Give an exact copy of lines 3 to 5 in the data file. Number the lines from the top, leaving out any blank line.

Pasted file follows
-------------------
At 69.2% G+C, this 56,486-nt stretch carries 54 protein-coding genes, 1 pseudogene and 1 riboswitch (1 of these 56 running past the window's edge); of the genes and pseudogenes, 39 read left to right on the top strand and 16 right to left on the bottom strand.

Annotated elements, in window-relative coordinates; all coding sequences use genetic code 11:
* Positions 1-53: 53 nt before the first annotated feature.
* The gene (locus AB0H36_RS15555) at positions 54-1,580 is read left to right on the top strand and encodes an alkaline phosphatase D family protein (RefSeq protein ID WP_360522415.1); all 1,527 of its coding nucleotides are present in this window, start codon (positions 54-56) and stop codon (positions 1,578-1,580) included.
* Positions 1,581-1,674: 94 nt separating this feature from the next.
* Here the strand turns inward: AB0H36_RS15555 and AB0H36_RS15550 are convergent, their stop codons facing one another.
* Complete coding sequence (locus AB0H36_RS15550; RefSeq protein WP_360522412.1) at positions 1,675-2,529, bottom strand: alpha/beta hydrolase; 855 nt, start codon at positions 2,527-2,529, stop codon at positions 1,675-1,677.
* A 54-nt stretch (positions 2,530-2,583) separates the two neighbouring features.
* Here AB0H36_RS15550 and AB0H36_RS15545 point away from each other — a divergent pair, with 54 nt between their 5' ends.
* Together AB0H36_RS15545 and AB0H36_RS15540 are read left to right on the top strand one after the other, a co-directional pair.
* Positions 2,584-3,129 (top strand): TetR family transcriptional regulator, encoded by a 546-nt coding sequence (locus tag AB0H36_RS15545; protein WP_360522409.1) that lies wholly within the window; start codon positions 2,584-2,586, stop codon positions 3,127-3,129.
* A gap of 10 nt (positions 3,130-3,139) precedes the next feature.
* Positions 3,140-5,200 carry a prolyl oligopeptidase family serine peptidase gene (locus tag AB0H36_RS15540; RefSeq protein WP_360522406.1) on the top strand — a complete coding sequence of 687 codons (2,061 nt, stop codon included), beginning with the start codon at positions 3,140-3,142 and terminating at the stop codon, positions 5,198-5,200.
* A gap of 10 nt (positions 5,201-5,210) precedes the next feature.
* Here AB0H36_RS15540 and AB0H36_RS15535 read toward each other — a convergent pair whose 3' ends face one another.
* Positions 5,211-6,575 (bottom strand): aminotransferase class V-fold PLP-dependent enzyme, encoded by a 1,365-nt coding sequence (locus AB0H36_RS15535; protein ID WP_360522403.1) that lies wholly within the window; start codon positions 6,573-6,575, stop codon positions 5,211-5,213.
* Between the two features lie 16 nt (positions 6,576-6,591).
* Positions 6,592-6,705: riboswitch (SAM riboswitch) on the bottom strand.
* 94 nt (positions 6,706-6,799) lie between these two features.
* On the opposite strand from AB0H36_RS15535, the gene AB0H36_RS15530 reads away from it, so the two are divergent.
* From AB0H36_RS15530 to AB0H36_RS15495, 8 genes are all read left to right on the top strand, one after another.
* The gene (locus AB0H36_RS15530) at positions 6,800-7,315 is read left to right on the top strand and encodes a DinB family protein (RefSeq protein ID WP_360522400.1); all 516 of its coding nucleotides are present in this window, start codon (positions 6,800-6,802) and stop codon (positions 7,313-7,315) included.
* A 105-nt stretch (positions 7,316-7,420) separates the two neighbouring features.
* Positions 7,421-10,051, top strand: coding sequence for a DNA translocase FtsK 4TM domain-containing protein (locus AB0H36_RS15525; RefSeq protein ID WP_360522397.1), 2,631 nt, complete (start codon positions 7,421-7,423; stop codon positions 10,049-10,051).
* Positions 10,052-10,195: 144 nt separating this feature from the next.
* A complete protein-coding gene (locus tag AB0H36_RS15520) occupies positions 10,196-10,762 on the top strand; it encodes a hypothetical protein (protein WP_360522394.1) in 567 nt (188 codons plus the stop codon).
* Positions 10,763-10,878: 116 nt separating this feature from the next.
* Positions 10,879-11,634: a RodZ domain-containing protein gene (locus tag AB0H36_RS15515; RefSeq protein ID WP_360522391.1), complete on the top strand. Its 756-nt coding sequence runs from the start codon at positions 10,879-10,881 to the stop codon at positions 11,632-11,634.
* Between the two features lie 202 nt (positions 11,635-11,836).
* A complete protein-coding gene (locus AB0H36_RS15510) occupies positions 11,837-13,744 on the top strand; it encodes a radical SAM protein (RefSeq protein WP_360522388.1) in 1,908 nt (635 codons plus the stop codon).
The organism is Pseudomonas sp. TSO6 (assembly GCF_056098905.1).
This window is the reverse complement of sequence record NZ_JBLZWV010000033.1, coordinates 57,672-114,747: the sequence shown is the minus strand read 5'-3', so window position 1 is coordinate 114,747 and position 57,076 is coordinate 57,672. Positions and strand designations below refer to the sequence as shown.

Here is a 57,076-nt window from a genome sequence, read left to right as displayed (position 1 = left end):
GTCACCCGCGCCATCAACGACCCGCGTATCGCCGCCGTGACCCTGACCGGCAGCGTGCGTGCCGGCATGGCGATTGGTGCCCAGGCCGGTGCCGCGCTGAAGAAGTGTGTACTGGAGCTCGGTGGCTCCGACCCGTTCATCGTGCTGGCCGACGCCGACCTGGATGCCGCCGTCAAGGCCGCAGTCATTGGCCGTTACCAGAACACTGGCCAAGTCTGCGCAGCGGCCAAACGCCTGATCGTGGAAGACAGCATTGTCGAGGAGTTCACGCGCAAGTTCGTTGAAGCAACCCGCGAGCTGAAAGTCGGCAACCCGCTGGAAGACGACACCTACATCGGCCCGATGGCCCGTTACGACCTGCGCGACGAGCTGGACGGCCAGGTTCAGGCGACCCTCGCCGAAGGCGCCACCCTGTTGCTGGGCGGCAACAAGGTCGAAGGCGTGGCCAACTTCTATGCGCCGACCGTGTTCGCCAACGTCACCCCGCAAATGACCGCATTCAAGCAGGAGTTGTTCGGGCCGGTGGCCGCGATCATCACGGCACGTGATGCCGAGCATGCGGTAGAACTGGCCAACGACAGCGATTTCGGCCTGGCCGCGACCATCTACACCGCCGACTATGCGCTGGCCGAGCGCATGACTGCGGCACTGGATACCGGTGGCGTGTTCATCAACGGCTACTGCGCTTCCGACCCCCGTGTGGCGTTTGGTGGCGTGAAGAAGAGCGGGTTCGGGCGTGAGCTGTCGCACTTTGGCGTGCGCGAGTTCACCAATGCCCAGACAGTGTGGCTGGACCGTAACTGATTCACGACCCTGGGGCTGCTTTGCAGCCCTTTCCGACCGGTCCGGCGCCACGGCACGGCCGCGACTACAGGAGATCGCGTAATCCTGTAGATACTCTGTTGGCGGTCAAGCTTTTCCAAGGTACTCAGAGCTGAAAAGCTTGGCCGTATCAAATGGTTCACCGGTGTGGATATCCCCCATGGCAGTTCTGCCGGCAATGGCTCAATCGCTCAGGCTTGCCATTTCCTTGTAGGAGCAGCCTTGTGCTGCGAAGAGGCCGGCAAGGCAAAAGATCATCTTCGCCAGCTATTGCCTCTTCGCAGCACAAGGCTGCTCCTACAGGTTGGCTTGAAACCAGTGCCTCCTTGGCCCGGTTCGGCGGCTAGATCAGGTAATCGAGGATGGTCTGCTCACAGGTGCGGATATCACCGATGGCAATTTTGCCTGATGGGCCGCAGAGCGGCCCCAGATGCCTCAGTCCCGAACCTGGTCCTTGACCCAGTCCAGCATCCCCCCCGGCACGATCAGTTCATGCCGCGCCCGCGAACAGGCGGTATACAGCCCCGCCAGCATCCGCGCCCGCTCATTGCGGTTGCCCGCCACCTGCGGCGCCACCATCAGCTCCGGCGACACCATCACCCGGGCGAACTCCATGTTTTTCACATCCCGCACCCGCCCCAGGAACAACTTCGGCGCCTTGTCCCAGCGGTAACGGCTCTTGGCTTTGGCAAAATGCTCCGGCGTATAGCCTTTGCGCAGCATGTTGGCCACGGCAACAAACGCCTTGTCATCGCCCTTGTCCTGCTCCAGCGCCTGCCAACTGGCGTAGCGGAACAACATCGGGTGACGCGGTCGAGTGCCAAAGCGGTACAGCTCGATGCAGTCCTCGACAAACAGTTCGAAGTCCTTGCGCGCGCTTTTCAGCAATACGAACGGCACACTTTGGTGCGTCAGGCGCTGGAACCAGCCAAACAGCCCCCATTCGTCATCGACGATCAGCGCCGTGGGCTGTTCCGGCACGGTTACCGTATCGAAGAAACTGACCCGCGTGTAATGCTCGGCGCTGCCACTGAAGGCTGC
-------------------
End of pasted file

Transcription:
* Positions 1-53: 53 nt before the first annotated feature.
* The gene (locus AB0H36_RS15555) at positions 54-1,580 is read left to right on the top strand and encodes an alkaline phosphatase D family protein (RefSeq protein ID WP_360522415.1); all 1,527 of its coding nucleotides are present in this window, start codon (positions 54-56) and stop codon (positions 1,578-1,580) included.
* Positions 1,581-1,674: 94 nt separating this feature from the next.